Joining up worked wonders for my boy!
When I got him as a five year old, he had spent the last 4 years of his life in the pasture with little human contact. He was hard to catch, and extremely untrusting, with no confidence in himself or humans.
When I got a trainer for him, she did joining up for weeks before she started any ground work on him. I was disappointed at first, to me it looked like she was just having him run around a round pen. I didn't understand the complexity until she had me start doing it myself. Sawyer, within a few weeks of joining up before his lessons, he was changing fast. He began following me on the lead line with no contact, coming up to me in the stall, and just trusting me.
We still do joining up in a large arena now. I can send him around any size arena with no whip. I can (most of the time) control his speed, stop him, and have him come into me. He'll follow me around the arena. Backing up when I do. He pivots on his front end is a walk at his hind quarters.
In all, I believe this is the most important thing he learned in training. I remember one day, I was taking a hike with Sawyer. He couldn't be rode at the time because he'd gotten a nasty kick in the leg from another horse. He could walk on his lead though, so I'd take him out to grassy trails to let him eat and relax outside of his stall. His halter broke on the trail, and I was very nervous about getting him home. I originally put the lead around his neck, but noticed he was just following me. I ended up walking him almost a mile home with no lead what-so-ever, because he was so willing to follow me. I took him straight to our arena and did our joining up and let him play.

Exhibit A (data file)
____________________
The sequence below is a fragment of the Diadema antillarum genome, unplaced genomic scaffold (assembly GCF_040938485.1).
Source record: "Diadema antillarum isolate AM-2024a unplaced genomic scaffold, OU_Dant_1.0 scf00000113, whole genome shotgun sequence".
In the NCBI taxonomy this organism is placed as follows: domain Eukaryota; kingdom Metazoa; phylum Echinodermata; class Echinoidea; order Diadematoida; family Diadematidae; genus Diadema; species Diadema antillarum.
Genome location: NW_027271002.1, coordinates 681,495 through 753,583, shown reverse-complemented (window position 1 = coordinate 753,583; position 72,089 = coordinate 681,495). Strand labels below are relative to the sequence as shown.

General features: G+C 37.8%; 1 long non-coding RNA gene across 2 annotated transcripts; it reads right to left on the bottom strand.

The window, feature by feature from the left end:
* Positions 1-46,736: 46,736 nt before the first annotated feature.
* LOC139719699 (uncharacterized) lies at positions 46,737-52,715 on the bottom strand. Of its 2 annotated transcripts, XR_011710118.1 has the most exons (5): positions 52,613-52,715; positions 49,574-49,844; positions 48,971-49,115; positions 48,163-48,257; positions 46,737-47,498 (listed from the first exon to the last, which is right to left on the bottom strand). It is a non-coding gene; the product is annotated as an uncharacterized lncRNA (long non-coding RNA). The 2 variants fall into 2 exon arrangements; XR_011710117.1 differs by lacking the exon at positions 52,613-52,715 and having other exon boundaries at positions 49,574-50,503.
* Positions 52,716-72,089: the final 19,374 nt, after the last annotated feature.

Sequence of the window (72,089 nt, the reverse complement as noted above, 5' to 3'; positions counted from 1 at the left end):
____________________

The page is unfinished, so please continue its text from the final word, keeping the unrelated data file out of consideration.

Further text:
I find it very valuable and always replace lunging with joining up. It's a mentally and physically engaging exercise, and really improves your relationship with your horse.
"Putting pads on a gaited horse is like putting a mask on a beautiful woman."